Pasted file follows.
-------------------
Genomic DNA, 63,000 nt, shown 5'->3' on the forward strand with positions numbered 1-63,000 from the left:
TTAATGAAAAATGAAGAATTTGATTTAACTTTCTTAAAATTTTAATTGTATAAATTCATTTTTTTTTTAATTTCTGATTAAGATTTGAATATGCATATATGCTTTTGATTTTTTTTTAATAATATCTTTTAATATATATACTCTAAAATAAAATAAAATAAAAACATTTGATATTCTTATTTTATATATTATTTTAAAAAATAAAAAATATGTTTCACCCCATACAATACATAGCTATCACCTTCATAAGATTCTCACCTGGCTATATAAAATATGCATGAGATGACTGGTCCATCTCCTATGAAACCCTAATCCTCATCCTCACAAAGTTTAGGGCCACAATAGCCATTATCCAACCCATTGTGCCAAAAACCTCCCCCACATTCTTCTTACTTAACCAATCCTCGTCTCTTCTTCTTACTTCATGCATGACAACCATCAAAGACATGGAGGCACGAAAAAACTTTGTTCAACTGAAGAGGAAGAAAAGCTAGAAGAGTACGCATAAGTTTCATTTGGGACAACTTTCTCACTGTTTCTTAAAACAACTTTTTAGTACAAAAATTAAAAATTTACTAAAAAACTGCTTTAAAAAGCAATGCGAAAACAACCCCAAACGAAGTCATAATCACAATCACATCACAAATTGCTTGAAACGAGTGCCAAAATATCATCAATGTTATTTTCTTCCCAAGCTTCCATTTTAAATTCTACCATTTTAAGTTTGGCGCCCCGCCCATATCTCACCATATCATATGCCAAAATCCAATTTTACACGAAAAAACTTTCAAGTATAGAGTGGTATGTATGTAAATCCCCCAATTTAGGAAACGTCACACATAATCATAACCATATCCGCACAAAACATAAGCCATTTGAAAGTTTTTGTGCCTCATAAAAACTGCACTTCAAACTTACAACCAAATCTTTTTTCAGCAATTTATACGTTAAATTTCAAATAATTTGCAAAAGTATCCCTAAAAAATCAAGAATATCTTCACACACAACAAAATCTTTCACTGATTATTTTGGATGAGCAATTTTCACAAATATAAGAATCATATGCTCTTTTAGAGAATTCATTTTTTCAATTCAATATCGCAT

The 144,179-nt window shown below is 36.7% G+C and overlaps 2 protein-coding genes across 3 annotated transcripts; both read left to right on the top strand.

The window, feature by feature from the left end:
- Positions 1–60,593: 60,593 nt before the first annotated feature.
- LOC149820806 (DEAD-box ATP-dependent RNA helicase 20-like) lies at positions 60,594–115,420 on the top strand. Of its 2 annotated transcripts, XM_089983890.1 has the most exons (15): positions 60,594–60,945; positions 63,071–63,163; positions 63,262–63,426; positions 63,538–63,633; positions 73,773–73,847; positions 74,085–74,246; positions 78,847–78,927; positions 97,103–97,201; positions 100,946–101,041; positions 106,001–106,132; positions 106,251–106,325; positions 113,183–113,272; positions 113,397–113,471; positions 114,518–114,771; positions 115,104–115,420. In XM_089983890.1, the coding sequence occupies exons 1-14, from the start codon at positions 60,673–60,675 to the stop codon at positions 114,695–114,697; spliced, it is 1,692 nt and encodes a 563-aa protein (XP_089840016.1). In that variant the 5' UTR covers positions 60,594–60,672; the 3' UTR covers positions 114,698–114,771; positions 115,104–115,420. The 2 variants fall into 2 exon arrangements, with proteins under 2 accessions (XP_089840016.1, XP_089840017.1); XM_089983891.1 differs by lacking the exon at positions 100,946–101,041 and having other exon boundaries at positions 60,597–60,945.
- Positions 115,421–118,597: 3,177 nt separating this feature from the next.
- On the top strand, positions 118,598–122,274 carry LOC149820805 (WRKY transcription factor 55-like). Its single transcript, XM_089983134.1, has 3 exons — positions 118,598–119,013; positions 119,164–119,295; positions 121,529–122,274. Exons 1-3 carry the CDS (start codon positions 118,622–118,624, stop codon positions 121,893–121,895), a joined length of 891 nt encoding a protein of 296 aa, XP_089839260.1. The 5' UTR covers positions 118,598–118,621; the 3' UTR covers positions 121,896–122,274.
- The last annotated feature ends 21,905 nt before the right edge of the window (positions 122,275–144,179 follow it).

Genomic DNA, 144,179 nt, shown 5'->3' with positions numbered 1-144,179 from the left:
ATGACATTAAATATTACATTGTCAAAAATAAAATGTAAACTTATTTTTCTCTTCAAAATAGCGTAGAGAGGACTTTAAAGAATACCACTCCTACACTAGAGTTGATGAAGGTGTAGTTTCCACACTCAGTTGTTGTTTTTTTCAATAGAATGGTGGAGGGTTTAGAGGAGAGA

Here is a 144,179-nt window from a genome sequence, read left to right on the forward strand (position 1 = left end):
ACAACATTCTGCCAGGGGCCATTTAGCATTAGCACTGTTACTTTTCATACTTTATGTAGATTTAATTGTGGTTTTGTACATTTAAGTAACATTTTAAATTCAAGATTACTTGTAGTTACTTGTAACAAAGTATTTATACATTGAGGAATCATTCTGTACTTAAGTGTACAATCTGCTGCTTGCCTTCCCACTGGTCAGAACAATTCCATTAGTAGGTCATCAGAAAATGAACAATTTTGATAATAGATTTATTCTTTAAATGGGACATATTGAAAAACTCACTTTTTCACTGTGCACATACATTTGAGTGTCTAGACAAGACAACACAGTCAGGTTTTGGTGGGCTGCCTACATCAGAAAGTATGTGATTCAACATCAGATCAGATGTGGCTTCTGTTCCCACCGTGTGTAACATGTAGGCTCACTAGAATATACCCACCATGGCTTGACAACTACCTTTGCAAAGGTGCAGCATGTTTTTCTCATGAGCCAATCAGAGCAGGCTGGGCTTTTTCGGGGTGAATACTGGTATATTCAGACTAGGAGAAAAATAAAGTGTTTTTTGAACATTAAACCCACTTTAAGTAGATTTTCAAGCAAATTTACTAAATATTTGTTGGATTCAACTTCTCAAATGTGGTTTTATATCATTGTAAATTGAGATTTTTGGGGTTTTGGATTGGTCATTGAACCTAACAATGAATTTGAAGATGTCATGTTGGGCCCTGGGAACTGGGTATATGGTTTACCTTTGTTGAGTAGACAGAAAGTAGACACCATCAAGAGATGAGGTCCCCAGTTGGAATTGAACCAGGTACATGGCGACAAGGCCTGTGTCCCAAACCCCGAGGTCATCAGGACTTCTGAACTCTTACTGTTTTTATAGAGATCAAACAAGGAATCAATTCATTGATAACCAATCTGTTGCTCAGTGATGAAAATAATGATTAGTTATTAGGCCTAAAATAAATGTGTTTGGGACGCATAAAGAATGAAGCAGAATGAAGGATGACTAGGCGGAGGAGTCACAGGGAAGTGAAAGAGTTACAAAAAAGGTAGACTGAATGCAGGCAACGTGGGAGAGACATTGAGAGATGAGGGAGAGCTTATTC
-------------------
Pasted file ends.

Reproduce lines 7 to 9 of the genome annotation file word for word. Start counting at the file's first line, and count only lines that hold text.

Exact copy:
- Positions 115,421–118,597: 3,177 nt separating this feature from the next.
- On the top strand, positions 118,598–122,274 carry LOC149820805 (WRKY transcription factor 55-like). Its single transcript, XM_089983134.1, has 3 exons — positions 118,598–119,013; positions 119,164–119,295; positions 121,529–122,274. Exons 1-3 carry the CDS (start codon positions 118,622–118,624, stop codon positions 121,893–121,895), a joined length of 891 nt encoding a protein of 296 aa, XP_089839260.1. The 5' UTR covers positions 118,598–118,621; the 3' UTR covers positions 121,896–122,274.
- The last annotated feature ends 21,905 nt before the right edge of the window (positions 122,275–144,179 follow it).